Wagner, Mets agree to four-year, $43 million deal

NEW YORK -- Billy Wagner became the latest star to join the
New York Mets, reaching a preliminary agreement Monday on a $43
million, four-year contract only hours after first baseman Carlos Delgado was introduced at a Shea Stadium news conference.

Considered by many the top reliever on the free-agent market,
Wagner saved 38 games for Philadelphia last season. The Phillies
offered just more than $30 million over three years to retain the
34-year-old left-hander, whose fastball reaches 100 mph.

The Phillies were set to increase the money at 4 p.m. ET Monday,
but 45 minutes earlier they received a call from Wagner's agent
informing them of the pitcher's decision.

"Three years we felt very comfortable with. Going to a fourth
year as the Mets went to, we didn't feel that comfortable,"
Philadelphia general manager Pat Gillick said.

Even going back to his days in Toronto, Gillick has been reluctant to sign any pitcher for longer than three years. And he always has preferred two.

"I'd almost rather pay two years at $10 million-$12 million [per year] than three years at $9 million," he said. "I just want to have more flexibility, because you've got to be able to change your roster."

New York spokesman Jay Horwitz declined comment. Wagner must
pass a physical, which is likely to take place Tuesday, before the
deal can be completed.

"The offers are moving at a rapid pace, so you never know what
to expect," Gillick said. "So consequently, we were disappointed
that Billy is not coming back to the Phillies but at the same time,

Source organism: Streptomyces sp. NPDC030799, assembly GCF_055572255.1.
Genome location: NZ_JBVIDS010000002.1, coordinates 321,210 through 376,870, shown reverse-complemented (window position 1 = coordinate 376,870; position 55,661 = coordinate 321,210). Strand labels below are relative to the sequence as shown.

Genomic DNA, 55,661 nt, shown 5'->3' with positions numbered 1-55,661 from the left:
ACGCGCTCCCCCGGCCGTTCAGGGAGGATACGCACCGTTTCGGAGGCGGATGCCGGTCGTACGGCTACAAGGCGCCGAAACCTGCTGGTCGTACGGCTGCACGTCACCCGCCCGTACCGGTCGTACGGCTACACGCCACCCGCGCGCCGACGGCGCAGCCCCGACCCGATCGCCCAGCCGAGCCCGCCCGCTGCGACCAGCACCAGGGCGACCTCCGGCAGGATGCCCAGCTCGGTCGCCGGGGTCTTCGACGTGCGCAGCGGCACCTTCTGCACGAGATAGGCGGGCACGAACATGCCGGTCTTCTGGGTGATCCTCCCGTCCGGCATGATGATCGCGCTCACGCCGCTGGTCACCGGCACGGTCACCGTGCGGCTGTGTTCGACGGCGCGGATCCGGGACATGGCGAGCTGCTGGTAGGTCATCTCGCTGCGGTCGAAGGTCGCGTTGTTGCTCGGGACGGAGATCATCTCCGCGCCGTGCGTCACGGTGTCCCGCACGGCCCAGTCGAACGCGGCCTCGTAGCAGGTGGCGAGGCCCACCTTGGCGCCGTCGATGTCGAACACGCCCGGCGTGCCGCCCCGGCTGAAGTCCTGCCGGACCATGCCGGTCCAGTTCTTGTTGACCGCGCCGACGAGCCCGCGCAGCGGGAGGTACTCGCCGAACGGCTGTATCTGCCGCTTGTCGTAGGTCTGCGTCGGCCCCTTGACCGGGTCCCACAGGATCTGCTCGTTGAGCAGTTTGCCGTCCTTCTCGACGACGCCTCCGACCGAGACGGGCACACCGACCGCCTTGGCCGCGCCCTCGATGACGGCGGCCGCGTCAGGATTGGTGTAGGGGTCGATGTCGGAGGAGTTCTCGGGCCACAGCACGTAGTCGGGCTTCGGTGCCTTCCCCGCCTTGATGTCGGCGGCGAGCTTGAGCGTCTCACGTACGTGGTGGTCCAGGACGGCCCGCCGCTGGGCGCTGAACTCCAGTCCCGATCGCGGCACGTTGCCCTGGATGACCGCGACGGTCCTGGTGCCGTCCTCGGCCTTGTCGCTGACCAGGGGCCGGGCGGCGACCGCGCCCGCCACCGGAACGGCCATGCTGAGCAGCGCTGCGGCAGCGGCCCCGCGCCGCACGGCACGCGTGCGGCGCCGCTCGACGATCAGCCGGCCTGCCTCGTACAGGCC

you can't say you're shocked or surprised that something like this
would happen."

The four-time All-Star will receive $10.5 million in each of the
next four seasons, a high-ranking baseball official said. The
official spoke on condition of anonymity because the deal had not
yet been finalized.

The Mets have an $8 million club option for 2010 with a $1
million buyout. If exercised, the deal would be worth $50 million
over five seasons.

Lack of production at first base and a struggling closer in
Braden Looper were two of the biggest deficiencies last season for
the Mets, who faded in September and finished tied for third in the
NL East at 83-79, seven games behind first-place Atlanta.

"These are two key acquisitions," Gillick said. "It's going
to make them even more of a force to be dealt with in the East."

New York reached the agreement on the same day it introduced Delgado, acquired last week in a trade with the Florida Marlins for first baseman Mike Jacobs and two minor leaguers.

New York also has offers out to free-agent catchers Bengie Molina and Ramon Hernandez.

Wagner's average salary will be the highest for a reliever,
topping the $10.5 million Mariano Rivera is earning from the New York Yankees under a two-year contract that started last season.
Earlier in the day, Toronto finalized the largest overall deal for
a relief pitcher, a $47 million, five-year contract with B.J. Ryan.

Clearly, however, the Mets and Blue Jays were more concerned with getting the relievers they wanted than they were about how long they were signing them for.

"Some people obviously have a different view of this than we do," Gillick said. "And they're willing to deal with more risk than we are. ... [But] it's risky. Very risky."

Wagner went 4-3 with a 1.51 ERA and 87 strikeouts in 75 appearances this year. He has 284 career saves.

His departure could leave free agents Tom Gordon, Trevor Hoffman
and Bob Wickman as the best options for the Phillies. Gordon and
Hoffman could get three-year contracts despite being 38.

The Phillies, of course, had an opportunity to sign Wagner to a three-year deal before he ever reached the free-agent market. But when they opened those negotiations in midseason, under former GM Ed Wade, they offered Wagner just a two-year contract, with a vesting option.

Asked Monday if he felt, in retrospect, that the Phillies could have avoided Wagner's departure by being more aggressive last summer, Gillick was hesitant to second-guess the previous regime.

"I really can't answer that," he said, "because I really don't know. In hindsight, you always look back and say, 'I wish I'd done this or that.' But in all honesty, I really can't say."

Information from The Associated Press and ESPN.com senior writer Jayson Stark was used in this report.